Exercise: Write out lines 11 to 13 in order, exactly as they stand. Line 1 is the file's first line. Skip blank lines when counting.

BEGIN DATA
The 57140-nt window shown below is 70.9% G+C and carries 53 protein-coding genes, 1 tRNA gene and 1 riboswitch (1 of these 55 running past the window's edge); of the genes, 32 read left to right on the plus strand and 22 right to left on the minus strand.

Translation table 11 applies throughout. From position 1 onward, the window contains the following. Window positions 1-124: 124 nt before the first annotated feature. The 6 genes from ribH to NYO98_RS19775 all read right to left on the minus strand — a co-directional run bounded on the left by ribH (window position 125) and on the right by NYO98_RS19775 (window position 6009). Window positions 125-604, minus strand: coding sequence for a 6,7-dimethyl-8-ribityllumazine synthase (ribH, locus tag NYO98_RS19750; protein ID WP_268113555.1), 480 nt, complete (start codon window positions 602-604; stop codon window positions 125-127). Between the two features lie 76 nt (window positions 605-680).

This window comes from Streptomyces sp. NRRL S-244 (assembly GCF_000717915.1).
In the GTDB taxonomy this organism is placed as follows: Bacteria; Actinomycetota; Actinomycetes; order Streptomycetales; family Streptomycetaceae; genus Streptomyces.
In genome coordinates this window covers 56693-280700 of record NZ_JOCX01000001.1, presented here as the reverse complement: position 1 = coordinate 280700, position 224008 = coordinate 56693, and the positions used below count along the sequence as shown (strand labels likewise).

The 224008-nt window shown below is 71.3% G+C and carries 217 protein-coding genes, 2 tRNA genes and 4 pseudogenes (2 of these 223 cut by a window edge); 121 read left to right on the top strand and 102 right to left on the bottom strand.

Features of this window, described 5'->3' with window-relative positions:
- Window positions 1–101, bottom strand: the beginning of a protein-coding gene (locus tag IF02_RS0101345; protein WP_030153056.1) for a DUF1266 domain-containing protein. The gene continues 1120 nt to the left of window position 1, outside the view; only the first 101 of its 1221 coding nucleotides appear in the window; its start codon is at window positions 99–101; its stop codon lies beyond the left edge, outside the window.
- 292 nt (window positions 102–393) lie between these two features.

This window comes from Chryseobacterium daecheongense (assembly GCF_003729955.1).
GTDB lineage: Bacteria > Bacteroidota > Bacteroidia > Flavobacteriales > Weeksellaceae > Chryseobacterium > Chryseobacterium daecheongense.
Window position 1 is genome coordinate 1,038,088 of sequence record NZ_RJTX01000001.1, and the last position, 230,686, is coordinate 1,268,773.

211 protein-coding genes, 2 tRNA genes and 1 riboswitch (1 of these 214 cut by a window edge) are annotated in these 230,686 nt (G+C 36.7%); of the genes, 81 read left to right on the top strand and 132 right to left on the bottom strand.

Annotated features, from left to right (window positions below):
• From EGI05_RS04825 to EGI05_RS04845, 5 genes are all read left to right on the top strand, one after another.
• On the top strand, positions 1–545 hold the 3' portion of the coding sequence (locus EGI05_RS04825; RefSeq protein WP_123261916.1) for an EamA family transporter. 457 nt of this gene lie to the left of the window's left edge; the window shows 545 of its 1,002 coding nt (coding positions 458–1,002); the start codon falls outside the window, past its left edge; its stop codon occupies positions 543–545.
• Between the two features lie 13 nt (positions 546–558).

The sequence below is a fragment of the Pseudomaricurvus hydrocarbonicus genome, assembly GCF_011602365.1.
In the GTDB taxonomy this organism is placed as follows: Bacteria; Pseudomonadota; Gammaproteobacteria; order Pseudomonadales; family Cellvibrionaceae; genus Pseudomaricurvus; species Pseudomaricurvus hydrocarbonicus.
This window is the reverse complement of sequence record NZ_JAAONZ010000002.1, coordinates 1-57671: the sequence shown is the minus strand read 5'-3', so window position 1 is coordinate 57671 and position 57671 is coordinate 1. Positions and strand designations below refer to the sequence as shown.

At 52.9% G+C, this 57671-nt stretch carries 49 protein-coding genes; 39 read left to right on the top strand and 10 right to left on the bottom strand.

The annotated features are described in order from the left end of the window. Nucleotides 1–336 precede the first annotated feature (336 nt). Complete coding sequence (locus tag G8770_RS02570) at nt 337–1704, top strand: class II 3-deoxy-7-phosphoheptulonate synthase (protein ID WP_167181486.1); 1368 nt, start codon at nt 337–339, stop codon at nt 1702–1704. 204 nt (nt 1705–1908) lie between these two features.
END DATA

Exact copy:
GTDB lineage: Bacteria > Bacteroidota > Bacteroidia > Flavobacteriales > Weeksellaceae > Chryseobacterium > Chryseobacterium daecheongense.
Window position 1 is genome coordinate 1,038,088 of sequence record NZ_RJTX01000001.1, and the last position, 230,686, is coordinate 1,268,773.

211 protein-coding genes, 2 tRNA genes and 1 riboswitch (1 of these 214 cut by a window edge) are annotated in these 230,686 nt (G+C 36.7%); of the genes, 81 read left to right on the top strand and 132 right to left on the bottom strand.